For those of you who ship quilts...

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If you want "wow" factor, return it in a new container--remember they may send you only a top and backer since batting is so bulky--the box going back will be larger. Have a few batting choices available charging full retail prices.

Look into flat-rate USPS boxes so you always know what the postage will be. If you want to use FedEx or UPS, set up a business account with them for a better rate. Giving your customer multiple choices for shipping sometimes does not work in your favor, especially if you are in a rural area and FedEx drop-off is far away.

Payment always before shipment--cash the check right away. Or set up a PayPal account--really an easy way for your customers, but you will be charged a fee.

I think your customer will be so excited to see their quilt, any extras like pretty paper or a ribbon tie will not be noticed and end up in the recycler. A thank you card from you telling how nice their quilt was--piecing/color choices/pattern, etc. and reminding them of your hope to work with them again--that would be a nice touch.

You are asking all the right questions! Good luck CJ. :D

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Good thing I asked... I didn't even think about batting not being in the original box! I love the idea of a flat rate shipping box, I will check with UPS. I can't do FedEx, I'd have to drive 45 miles to the closest drop location, but UPS will pick up at my door.

I'm in the process of opening up a PayPal account.

Thanks for the suggestions!

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I'm not in the "biz" yet, but in a class I took from a couple of wild women quilters ;) I seem to remember them saying a few things about shipping. What I took away from the class was (1) don't refer to anything about there being a quilt in the box so that pesky thieves won't have a clue there's a quilt in there (my two friends that are in the "biz" puts their names in the return address instead of their business names that refer to quilting) and (2) they suggested using the post office instead of UPS because of the insurance (supposedly if there's a loss UPS will only replace fabric and physical tangible expense so your quilting charges would not be covered BUT the post office insures it for the amount of insurance you actually put on it). Clear as mud? I'm not affiliated with either service, but just saying what I learned in class for my future reference.

BTW, I'm learning a lot from reading your postings, CJ. Thanks for asking the questions and thanks to those who are responding with all the great advice.

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I just sent four quilts to the Smokey Mountains from Ohio. Since it was a big box, I could not use USPS flat rate boxes, they are too small. I just used a plain box and put Priority mail stickers on it It weighed 16.5 #s and cost $21.58, if I print the label and buy online, it also gives me a free delivery receipt. I always send by priority mail, and have never had any problems.

However, remember that, if it is insured and then lost; the post office (or FedEx or UPS) will only pay for fabric, batt and thread (with receipts). UNLESS, you have a written appraisal stating it is worth $xxx. They will pay to replace the materials used to make the quilt, NOT the labor involved to piece it or quilt it, unless you have the appraisal. This is not just my opinion, this is what I was told by the post office and UPS people.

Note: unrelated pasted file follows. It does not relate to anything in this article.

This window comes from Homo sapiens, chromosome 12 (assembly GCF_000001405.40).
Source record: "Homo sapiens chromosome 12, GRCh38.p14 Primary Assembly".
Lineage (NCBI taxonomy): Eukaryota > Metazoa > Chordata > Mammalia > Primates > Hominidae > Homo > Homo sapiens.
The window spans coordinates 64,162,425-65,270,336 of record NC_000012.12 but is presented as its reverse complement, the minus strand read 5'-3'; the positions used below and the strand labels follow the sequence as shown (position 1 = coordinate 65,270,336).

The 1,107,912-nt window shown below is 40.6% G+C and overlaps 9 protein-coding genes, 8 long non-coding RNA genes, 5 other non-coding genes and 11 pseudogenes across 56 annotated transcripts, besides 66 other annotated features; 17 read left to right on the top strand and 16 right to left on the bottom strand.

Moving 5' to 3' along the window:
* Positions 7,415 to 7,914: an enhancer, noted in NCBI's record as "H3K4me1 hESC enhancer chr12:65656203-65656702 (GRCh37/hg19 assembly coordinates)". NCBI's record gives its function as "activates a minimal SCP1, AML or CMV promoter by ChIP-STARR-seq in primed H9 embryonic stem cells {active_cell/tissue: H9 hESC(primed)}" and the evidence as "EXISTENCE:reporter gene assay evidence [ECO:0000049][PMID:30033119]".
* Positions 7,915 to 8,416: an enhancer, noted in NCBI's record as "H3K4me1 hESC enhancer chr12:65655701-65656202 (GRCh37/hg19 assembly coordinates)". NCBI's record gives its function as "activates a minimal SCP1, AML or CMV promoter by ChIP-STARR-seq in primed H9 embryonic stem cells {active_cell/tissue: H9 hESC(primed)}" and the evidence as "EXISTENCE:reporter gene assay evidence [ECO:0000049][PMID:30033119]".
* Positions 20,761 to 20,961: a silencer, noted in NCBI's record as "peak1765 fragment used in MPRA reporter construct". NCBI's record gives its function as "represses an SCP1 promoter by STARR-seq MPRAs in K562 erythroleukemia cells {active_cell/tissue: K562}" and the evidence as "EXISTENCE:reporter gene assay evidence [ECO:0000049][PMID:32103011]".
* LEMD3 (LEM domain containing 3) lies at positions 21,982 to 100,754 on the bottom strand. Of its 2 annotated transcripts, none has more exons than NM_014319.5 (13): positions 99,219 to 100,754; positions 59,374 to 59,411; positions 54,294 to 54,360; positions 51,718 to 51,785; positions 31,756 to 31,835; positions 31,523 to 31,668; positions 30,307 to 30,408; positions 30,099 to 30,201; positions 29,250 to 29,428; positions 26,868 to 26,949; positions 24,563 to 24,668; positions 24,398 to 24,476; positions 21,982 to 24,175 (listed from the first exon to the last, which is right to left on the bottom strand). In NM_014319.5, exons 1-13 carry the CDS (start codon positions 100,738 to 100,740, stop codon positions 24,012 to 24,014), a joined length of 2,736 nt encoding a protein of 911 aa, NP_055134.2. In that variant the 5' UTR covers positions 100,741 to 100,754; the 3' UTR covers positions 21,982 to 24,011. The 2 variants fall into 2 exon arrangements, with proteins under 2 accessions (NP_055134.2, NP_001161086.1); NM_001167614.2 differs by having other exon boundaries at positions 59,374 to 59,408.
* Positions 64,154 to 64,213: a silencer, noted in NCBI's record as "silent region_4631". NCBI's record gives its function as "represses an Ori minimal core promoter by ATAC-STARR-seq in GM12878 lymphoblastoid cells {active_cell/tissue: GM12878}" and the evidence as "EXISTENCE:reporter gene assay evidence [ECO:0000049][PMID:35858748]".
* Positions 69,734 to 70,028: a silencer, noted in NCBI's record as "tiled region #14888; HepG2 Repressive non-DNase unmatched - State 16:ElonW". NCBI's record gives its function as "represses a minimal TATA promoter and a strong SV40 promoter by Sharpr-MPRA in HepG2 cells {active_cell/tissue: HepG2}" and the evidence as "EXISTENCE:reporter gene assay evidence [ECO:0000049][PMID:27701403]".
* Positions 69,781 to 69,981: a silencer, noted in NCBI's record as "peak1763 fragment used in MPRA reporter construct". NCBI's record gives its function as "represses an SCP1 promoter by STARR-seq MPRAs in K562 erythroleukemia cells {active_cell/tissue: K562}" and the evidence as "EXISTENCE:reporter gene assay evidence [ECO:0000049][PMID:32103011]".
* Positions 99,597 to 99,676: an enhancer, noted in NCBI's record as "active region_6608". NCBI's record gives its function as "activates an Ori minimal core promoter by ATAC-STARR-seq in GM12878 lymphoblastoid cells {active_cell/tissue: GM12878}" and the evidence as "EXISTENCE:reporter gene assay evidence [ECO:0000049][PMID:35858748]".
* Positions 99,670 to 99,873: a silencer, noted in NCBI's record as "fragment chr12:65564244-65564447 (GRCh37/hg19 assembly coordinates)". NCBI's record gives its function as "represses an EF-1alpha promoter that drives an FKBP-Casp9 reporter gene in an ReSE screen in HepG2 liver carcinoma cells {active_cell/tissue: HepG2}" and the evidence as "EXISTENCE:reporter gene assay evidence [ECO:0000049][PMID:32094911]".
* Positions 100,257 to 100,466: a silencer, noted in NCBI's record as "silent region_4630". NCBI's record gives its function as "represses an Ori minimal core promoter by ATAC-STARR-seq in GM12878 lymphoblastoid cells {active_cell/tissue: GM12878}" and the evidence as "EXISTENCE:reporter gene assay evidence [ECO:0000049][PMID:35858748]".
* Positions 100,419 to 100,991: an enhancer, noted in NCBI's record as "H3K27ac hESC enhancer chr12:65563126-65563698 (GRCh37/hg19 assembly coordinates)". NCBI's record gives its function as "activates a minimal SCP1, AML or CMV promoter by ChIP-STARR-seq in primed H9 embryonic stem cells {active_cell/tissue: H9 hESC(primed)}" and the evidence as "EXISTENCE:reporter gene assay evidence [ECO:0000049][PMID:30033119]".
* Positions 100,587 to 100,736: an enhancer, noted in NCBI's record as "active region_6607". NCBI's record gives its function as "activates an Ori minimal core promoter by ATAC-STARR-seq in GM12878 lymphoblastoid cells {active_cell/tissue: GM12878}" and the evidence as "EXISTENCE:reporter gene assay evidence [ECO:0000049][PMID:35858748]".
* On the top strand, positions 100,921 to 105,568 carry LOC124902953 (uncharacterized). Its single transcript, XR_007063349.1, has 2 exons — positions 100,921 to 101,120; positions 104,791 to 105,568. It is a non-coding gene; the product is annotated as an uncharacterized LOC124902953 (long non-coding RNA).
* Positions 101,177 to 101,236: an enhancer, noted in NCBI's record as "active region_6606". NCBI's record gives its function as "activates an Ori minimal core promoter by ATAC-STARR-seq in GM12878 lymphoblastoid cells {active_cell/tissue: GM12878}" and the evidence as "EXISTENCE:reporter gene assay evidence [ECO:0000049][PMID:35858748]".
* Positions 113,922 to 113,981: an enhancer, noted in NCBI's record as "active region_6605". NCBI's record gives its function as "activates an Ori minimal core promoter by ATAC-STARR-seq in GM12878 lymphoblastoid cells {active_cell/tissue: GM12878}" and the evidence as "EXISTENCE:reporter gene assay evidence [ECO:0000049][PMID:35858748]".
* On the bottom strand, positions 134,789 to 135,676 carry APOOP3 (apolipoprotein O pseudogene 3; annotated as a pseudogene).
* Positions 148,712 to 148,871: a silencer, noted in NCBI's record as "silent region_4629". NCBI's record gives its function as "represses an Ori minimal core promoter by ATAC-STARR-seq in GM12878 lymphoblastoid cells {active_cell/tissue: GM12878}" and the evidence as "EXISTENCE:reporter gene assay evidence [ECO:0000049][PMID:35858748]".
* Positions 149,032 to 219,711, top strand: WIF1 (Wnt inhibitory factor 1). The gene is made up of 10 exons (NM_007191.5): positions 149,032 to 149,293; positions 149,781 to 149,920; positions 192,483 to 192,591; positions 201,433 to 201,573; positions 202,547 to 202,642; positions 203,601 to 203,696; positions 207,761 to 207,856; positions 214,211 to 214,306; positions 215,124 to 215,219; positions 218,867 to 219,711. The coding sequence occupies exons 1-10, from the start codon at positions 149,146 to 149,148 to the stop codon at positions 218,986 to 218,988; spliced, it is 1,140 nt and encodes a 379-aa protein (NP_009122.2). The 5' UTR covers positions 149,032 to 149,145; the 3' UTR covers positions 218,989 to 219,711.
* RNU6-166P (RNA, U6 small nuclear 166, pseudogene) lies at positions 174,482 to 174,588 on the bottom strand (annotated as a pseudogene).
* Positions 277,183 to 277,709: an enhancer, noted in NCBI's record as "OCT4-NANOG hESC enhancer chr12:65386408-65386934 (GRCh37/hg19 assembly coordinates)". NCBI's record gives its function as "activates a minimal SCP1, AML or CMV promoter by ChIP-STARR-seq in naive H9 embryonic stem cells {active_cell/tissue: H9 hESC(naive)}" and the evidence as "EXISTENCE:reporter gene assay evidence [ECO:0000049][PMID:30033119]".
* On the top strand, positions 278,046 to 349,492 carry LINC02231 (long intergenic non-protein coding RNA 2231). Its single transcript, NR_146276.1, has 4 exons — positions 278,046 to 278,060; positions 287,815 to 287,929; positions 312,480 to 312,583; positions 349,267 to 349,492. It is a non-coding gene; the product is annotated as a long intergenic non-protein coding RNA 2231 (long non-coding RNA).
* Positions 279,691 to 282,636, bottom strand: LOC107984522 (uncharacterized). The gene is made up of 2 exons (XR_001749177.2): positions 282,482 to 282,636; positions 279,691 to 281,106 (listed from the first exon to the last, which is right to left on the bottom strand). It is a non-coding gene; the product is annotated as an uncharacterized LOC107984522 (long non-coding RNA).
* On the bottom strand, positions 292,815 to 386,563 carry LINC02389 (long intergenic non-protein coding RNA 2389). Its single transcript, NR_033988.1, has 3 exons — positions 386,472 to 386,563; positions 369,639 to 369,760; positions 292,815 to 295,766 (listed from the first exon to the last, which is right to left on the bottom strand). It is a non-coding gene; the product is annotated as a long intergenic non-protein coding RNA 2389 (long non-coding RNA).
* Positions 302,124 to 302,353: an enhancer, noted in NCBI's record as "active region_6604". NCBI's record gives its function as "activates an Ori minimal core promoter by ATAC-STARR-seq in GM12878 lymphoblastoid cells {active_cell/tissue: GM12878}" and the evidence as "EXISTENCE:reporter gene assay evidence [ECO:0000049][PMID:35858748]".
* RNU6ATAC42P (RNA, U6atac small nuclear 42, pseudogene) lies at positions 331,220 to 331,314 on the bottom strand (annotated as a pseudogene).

You can get priority mail boxes and stickers for FREE from the post office; and you can also order supplies on line and they are delivered for least they were the last time I ordered about a year ago.:D:D

Whew! man, I talk tooooo much!! I need to go quilt now!:P:P

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We use USPS and many times the shipping is cheaper based on weight versus the flat rate shipping. I really like the idea of UPS for the tracking feature but they always seemed higher than USPS.

I always add a thank you card and a fat quarter to their return order. Also, make sure you communicate clearly in emails to and from your customer - including an email for when you received the quilt, quilt designs, a clear estimate up front, and when you have completed the quilt and mailed it back to them.

We typically charged about $9.95 to $14.95 for most quilts for the return shipping in the continental USA. Remember you can also add a "handling" fee.

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I always put the quilt in a large plastic bag and make sure it is waterproof. I only use the post office. Had bad experience with other carriers. Always mail with deliver confirmation and insurance.

I mailed a quilt to a cust long time ago and didn't do this.

I used another carrier,not USPS. It was tossed in her yard because it was raining. The guy didn't want to get wet.

Of course the quilt got wet,the colors ran and didn't come out.

She was upset but didn't blame me. She went after the carrier.

Lesson learned the hard way.

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Another idea is to include a decorative fabric label with a thank you note. Labels can be purchased by the yard and there are some cute ones out there. It gives the customer the idea that every quilt deserves a label, and I'm always surprised how many times a quilter hasn't thought of putting a label on a quilt. I always say it's for this quilt or any other quilt you might choose, though I choose one that would work in color or theme for that particular quilt. Include 2 business cards also, 1 for the customer and 1 for a friend. In fact, I already bought Christmas labels to include with a Christmas card to my customers.

Sharon Roos

Excelsior, MN

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